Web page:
SteamKing
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Mar1-14, 12:04 AM
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A question about the cross product as related to matrix multiplication

The cross product as defined for cartesian coordinates exists and has meaning for 3 dimensions and 7 dimensions.

http://en.wikipedia.org/wiki/Cross_product

The reasons for this are quite mathematically abstract.

The simplest application for matrix multiplication would probably be solving a system of simultaneous linear equations. I can't give you anything simpler than that, just like you would be hard pressed to explain multiplication to a first grader who is just learning to add. Simple matrix manipulations are usually first discussed in algebra classes in middle or high school.

http://www.mathwarehouse.com/algebra...ply-matrix.php

Simultaneous linear equations:

http://en.wikipedia.org/wiki/System_of_linear_equations
RufusDawes
#5
Mar1-14, 12:19 AM
P: 163
Quote Quote by SteamKing View Post
The cross product as defined for cartesian coordinates exists and has meaning for 3 dimensions and 7 dimensions.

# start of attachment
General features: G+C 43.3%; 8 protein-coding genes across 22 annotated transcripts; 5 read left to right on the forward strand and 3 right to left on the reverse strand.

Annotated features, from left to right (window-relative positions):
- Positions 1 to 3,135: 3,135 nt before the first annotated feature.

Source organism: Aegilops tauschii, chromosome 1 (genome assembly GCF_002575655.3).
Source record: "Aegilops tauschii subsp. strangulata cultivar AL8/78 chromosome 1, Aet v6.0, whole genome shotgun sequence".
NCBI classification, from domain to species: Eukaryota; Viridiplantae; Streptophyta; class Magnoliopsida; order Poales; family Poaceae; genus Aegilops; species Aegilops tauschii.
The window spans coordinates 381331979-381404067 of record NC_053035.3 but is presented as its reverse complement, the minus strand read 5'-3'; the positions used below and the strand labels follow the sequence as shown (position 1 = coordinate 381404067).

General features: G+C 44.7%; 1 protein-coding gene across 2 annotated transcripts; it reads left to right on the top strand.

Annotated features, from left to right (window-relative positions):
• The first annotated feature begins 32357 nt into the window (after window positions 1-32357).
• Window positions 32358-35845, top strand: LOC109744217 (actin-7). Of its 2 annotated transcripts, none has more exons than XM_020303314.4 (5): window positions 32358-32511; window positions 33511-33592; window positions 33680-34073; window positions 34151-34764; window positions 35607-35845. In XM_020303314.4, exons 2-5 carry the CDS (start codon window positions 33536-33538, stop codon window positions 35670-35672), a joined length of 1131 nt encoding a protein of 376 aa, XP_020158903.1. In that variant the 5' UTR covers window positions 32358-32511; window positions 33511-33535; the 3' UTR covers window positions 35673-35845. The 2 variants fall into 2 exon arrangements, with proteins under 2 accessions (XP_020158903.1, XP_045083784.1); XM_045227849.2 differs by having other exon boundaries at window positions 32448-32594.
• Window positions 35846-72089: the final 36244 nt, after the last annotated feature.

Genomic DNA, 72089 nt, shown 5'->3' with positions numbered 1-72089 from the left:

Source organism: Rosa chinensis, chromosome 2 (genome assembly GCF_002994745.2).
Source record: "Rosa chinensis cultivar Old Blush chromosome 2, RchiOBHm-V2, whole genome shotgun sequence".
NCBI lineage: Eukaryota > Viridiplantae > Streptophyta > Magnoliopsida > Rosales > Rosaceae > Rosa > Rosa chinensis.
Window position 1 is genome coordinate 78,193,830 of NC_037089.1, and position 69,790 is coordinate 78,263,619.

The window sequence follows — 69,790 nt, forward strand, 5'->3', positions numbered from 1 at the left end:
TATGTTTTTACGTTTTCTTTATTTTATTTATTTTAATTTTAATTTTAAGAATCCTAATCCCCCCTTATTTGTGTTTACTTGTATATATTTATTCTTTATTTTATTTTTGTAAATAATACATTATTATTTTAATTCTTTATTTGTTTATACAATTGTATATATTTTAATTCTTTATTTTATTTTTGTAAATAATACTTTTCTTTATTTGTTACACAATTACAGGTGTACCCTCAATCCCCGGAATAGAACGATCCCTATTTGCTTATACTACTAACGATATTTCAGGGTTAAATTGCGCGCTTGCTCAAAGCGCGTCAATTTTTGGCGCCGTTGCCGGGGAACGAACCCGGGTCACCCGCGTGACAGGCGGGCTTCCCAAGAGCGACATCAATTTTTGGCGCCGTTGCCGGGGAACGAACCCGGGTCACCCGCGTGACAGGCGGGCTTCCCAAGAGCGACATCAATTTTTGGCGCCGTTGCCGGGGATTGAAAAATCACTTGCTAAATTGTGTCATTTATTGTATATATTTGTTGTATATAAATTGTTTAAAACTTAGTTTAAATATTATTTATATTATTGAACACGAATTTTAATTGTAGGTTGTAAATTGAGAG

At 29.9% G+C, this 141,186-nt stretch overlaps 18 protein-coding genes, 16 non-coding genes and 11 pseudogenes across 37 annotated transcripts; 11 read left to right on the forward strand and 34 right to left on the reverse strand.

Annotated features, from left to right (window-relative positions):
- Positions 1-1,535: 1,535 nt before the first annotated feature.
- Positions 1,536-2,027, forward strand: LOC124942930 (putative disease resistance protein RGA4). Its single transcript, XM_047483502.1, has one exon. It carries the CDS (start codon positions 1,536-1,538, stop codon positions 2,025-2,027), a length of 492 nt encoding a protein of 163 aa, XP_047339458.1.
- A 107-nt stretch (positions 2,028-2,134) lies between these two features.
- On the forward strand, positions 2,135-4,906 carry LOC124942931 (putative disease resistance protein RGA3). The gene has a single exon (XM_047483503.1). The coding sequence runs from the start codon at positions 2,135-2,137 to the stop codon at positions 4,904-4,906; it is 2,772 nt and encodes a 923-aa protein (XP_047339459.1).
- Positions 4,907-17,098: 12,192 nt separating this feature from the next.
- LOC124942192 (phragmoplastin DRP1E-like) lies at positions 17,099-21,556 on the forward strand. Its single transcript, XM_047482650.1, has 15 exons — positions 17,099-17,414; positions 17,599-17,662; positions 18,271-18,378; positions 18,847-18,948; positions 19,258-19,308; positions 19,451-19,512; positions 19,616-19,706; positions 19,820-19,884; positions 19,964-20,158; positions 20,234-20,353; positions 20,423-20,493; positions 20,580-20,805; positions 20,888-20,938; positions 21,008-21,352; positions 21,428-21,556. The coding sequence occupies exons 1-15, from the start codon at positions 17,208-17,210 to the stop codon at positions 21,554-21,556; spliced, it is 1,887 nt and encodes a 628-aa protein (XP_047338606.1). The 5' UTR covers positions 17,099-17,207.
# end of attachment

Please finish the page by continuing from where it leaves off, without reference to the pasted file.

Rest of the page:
http://en.wikipedia.org/wiki/Cross_product

The reasons for this are quite mathematically abstract.

The simplest application for matrix multiplication would probably be solving a system of simultaneous linear equations. I can't give you anything simpler than that, just like you would be hard pressed to explain multiplication to a first grader who is just learning to add. Simple matrix manipulations are usually first discussed in algebra classes in middle or high school.

http://www.mathwarehouse.com/algebra...ply-matrix.php

Simultaneous linear equations:

http://en.wikipedia.org/wiki/System_of_linear_equations
Yes yes but no one ever actually understands what anything means, which is why you have such high drop out rates in later year mathematics courses.

For a system a linear equations it doesn't make sense, because you're multiplying a row by a column.
Mark44
#6
Mar1-14, 12:29 AM
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Quote Quote by RufusDawes View Post
Yes yes but no one ever actually understands what anything means, which is why you have such high drop out rates in later year mathematics courses.